Above, the shaded Mermaid Falls in Honduras is a great choice for experimenting with HDR. With even lighting, you can let the HDR software do the work to even out the subtle shadows created by all the jungle foliage.
2) Get your camera on a tripod
Because you are merging three photos into one, it’s imperative that the camera not move even a fraction of an inch between physically shooting these three photos. Otherwise, you’ll get a weird “ghosting” effect, where plants, or rocks, or trees have moved, leaving only a ghostly image in their place.
3) Look for the right scene
This is really the most crucial step, in my opinion, as not all scenes lend themselves to great HDR photography. While HDR is intended to help with scenes that have really dark shadows and/or bright highlights, it isn’t a panacea for plain old bad lighting. The best even lighting still produces the best HDR photographs, so make sure that you photograph early in the day, late in the evening, in the shade, or during cloudy intervals so that you don’t have harsh shadows sweeping across your scene.
Above, the boardwalk of this jungle lodge makes for a unique travel photo. In addition, the nice soft lighting allows HDR effects to be subtle.
4) Go ultra-wide
Much like I advise with night photography, go extra wide with your shot. That is, try and incorporate as much of the scene as possible, so you can afford to crop it later. Sometimes clouds produce incredible HDR effects, and sometimes they don’t. Best to include them, with the later option to crop them out if you’d rather minimize their emphasis in your photo.
Sunsets and sunrises make for potentially interesting HDR opportunities. Because lighting is almost always mixed at these times of day, using HDR processing can help illuminate dim foregrounds and temper the overly-bright sky.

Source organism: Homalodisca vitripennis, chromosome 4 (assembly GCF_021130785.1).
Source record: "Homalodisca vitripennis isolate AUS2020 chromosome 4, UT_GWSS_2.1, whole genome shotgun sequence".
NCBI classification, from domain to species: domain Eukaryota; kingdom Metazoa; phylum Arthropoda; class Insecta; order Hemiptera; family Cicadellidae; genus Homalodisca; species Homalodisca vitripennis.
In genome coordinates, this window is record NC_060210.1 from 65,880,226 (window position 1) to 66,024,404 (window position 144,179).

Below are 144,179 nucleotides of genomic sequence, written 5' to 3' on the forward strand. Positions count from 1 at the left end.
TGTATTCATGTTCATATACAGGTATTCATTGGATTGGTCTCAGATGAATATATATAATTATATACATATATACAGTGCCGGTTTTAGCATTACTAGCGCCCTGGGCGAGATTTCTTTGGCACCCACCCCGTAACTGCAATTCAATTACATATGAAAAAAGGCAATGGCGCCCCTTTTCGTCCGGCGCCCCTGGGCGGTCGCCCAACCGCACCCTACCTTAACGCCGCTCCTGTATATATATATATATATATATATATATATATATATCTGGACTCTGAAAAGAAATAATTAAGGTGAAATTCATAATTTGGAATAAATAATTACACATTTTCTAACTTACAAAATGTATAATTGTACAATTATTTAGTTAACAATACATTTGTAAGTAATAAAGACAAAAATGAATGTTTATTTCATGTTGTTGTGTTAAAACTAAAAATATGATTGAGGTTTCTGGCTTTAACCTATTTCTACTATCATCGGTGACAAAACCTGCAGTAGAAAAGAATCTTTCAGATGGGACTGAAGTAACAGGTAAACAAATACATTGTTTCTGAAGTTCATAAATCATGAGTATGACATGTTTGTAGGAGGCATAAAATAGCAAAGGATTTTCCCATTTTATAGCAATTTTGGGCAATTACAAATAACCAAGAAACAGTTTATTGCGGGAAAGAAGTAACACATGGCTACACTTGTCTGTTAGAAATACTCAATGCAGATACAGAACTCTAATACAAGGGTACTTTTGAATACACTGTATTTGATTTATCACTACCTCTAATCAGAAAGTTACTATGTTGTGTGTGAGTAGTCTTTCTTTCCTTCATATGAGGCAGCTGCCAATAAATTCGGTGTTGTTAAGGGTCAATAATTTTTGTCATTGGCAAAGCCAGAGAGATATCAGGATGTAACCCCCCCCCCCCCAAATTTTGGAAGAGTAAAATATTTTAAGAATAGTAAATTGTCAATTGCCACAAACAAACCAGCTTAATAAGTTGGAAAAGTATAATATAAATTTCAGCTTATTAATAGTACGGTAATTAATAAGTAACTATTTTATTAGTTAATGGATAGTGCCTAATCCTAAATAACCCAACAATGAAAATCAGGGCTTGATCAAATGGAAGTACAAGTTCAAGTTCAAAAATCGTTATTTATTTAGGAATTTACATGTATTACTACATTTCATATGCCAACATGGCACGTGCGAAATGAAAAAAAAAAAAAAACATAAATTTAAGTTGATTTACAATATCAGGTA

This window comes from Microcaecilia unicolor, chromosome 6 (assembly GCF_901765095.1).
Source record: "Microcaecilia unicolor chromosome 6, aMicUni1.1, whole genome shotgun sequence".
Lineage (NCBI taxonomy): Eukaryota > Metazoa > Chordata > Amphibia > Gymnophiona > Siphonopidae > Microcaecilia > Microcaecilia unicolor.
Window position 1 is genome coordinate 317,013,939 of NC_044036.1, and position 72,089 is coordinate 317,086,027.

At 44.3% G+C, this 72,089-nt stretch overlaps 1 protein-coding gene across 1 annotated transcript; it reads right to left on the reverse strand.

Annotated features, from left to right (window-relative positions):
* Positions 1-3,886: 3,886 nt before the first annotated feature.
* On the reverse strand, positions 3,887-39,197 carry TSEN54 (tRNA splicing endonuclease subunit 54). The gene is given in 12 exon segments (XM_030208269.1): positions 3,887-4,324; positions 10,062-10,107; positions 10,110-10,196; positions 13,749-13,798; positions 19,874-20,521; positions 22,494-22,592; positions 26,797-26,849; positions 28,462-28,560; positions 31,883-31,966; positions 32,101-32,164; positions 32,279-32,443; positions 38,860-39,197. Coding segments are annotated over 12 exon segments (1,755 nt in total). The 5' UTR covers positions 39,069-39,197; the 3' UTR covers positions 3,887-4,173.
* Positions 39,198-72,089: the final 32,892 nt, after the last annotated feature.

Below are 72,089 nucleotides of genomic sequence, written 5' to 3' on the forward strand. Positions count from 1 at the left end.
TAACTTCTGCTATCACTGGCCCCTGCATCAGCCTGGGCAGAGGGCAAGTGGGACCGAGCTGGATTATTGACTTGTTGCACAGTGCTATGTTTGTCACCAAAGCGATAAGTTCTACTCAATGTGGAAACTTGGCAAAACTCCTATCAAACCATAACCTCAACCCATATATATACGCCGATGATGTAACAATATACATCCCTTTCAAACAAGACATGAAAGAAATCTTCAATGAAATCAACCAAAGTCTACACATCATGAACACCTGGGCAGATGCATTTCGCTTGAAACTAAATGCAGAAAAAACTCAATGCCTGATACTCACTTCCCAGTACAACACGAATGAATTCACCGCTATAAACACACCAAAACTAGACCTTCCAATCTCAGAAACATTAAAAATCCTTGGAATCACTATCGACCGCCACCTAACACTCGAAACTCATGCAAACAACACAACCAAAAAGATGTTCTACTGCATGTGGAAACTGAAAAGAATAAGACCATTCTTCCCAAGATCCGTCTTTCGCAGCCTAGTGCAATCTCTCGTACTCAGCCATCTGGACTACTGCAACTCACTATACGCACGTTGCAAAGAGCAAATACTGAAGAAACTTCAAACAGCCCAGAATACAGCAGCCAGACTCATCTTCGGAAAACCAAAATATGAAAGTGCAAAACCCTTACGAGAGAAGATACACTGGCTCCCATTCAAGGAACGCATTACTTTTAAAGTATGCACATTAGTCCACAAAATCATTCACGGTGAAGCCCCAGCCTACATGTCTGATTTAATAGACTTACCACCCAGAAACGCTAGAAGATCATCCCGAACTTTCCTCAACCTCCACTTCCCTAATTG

5) Get an HDR program and experiment!
Chances are, if you’ve paid for a photo processing program, like photoshop, lightroom, or similar, it comes with an HDR editor. Some versions are easier than others, and they actually use different algorithms so the quality can differ, too. And last but not least, the amount of “customization” that different HDR programs offer varies as well. Thus, if you are ready to jump head first into this, you may wish to research some of the programs out there. However, if you’re like most, and want to try this out before you go full steam ahead, HDR Efex Pro is a free program from Google that is in fact the best of all worlds. It’s comprehensive, free, and pretty darn good.
And the unofficial step #6 is to get out and go practice with this. It definitely takes some getting used to, especially on the computer end of things. But equally important is the setup of the photo. The more you try, the better your results will be.
Be sure to use a tripod for best results, as the three photos you take need to be identical in framing
Try both in-camera HDR processing as well as computer post processing to understand the range of effects you can create
Use HDR techniques judiciously. Even the most well thought out HDR shots will oftehn have “that look” of HDR. In some cases it turns an otherwise dull photo into something truly magical, but in other cases it can be a little surreal
With practice, you’ll begin to train your photographic eye to identify the best opportunities for HDR. These generally include scenes with medium contrast (soft shade and clouded sun) opposed to intensely high contrast (full sun and full shade).